...or your History Lesson For Today!
Harry Morant was an Australian/English soldier and poet who fought for the Crown during the Boer Wars in South Africa in the latter part of the 19th century. For those of you who haven't ever clicked the "Random Article" button in Wikipedia, the "Boer Wars" was a fancy name for one of those routine cans of whoop-ass that Britain was known to quite regularly open up all over the previous settlers of a land they wanted to occupy whenever said peoples had the nuts to raise their hands (guns, clubs, pointy sticks, etc.) collectively and say "Erm...Not to be rude, but...we sort of live here." To which some impossibly mustachioed general (perhaps wearing a monacle, I haven't decided) would then reply "The sun shall never set on the Empire!" Then, a whole lot of better-armed but very polite and well spoken invaders would jump out and yell "Bloody well right!" and then...I don't know, crumpets or something. End result = South Africans kind of have a British accent. And so do Indians. And people from New England (I know, I was surprised, too. I lived there my whole life and just assumed the name was a freak coincedence. You know, like New Coke.)
Anyway, old Harry up there, along with a few buddies, killed a mess of Boer prisoners of war one day, acting on orders from his commanding officer (allegedly). Also, he killed some German guy who happened to witness it. Also, I think some kittens. So, the LDIC (Limey Dudes In Charge, stay with me here, people, I can't take time to explain all my acronyms) arrested Harry and his buddies and held a court martial; which for the British is a tea party where one guy doesn't get biscuits. Skip ahead, and Harry and his accomplices are sentenced to death by firing squad.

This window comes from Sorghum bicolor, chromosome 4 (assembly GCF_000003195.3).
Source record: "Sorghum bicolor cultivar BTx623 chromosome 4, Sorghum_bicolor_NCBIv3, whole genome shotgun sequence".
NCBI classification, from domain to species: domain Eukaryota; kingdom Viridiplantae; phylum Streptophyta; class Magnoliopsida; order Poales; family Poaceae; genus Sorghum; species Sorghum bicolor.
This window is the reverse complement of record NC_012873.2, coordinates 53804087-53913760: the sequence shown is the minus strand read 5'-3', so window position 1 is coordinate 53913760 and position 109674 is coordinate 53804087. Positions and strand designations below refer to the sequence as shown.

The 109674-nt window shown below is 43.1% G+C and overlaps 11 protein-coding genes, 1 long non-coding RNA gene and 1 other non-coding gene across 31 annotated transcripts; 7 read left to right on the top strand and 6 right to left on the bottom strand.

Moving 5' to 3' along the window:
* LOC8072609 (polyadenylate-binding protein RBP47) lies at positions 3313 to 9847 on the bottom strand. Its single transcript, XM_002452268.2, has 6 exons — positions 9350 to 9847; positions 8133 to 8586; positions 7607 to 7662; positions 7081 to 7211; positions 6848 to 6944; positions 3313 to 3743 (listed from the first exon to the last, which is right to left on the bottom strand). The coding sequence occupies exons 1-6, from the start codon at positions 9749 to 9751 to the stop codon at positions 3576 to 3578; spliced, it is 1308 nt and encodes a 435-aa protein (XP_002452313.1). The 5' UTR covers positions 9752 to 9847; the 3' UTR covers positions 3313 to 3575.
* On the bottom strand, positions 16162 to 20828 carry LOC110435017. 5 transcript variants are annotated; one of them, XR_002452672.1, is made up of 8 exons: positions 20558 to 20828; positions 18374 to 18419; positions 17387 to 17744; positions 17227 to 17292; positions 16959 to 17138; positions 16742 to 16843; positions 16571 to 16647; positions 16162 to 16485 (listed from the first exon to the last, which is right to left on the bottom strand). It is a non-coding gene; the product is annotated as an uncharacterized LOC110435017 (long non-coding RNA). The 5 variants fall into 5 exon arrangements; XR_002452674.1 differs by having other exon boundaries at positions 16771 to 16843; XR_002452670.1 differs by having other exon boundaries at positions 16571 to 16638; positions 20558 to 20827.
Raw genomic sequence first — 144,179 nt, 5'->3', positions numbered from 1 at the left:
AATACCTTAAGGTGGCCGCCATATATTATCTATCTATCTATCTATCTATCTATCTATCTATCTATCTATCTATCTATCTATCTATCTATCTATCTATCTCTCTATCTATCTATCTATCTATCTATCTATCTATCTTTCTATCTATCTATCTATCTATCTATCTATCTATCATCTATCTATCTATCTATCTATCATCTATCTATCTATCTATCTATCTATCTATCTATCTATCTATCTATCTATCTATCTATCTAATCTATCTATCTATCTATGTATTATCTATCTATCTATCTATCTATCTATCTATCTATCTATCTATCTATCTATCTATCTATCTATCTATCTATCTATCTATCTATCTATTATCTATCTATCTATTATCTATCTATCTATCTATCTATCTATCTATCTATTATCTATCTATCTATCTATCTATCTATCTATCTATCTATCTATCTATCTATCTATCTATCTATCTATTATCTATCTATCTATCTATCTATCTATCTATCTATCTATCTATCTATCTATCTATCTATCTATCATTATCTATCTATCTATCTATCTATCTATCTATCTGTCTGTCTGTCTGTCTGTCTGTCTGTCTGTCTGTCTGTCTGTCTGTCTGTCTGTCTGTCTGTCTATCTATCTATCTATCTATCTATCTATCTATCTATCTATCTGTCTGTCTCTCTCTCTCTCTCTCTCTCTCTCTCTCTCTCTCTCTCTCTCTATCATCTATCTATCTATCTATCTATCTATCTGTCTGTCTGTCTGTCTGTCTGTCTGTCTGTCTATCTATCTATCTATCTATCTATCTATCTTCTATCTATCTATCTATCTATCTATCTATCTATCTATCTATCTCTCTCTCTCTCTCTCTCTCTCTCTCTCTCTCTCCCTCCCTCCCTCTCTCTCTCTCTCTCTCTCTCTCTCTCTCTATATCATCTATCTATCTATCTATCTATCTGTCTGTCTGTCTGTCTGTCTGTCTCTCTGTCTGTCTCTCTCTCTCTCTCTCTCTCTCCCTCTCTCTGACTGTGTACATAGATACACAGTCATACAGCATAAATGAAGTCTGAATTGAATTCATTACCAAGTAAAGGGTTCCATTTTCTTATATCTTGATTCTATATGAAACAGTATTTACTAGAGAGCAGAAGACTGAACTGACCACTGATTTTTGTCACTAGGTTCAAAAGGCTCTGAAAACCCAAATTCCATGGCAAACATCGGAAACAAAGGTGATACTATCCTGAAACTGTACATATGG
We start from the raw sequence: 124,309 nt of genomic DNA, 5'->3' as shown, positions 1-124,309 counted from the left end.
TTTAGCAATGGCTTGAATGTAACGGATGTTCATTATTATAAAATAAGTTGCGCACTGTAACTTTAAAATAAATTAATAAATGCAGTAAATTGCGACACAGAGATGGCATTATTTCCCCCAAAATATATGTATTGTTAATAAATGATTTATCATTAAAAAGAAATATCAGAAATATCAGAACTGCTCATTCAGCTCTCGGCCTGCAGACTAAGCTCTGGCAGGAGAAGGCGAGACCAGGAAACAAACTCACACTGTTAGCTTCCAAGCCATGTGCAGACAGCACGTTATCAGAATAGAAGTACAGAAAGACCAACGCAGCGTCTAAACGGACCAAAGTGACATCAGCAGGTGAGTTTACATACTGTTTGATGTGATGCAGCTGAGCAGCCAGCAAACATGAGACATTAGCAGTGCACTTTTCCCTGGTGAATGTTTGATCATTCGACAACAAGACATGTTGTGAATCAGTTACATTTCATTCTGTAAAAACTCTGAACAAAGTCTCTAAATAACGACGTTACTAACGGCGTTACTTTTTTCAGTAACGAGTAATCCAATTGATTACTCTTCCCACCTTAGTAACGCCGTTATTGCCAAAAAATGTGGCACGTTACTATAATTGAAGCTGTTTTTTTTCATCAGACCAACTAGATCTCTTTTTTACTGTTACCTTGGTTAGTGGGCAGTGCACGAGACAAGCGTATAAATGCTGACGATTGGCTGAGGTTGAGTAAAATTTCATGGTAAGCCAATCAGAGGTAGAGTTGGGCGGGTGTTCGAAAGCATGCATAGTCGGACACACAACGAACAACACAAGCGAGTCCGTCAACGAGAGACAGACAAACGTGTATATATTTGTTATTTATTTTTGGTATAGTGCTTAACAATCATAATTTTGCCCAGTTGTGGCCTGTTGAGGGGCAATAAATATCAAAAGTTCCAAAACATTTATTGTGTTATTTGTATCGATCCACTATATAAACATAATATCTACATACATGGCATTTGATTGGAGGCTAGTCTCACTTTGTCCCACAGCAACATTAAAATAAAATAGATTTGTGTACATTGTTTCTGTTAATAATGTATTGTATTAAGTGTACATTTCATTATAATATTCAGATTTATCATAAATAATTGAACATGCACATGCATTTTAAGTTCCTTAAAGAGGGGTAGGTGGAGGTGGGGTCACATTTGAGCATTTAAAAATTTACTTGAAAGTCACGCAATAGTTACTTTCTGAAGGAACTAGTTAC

It turns out that his commanding officer probably did send a telegram telling his men to, in effect, just kill the living hell out of any Boer officers wearing khaki. Whether or not khaki was the uniform color of high ranking officers or this guy hated the Gap as much as I do (with all of my tiny, black soul) remains a mystery (or not, I may just have skipped that part). And also, the Boers in question may or may not have killed Morant's bestest friend in the whole world, mutilating him horribly (seriously.) Bummer. And, on the day of the execution, "as the afternoon wore on, all the prisoners could clearly hear the sound of coffins being built in the nearby workshop"...Double whammy.
Why bring up this seemingly minor event in British colonial history at all? Because fuck you, I find it interesting. And because Morant eventually became something of a folk hero. In Australia, much as in Ireland, if you get fucked by the British and someone writes it down, the folk hero thing is almost automatic. Then you get a movie made about you. Seriously, it's called Breaker Morant and it got nominated for an Oscar in 1980.
Of course, it turns out it's total bullshit. The transcripts of the court martial mysteriously disappeared from the House of Commons, and most of Morant's story was probably made up so some dude who was supposedly there could sell a bunch of books.
Again, why even bring it up when there are literally THOUSANDS of folk heroes across the world whose stories are probably just as much bullshit? (Hell, even Gandhi was, in reality, kind of a douche.)
Simple answer. Morant's last words as he faced a line of men armed with rifles pointed directly at his center mass:
"Shoot straight, you bastards. Don't make a mess of it."
How bad ass is that?! I'm pretty sure Gandhi's last words were something about really wanting a sandwich. (Actually, Gandhi had probably the most genuine last word ever. According to a witness, after he was shot, Gandhi made a noise like "Uh...." and then collapsed against a wall. You try to say anything sage like after you get shot. See if you can top "Uh...")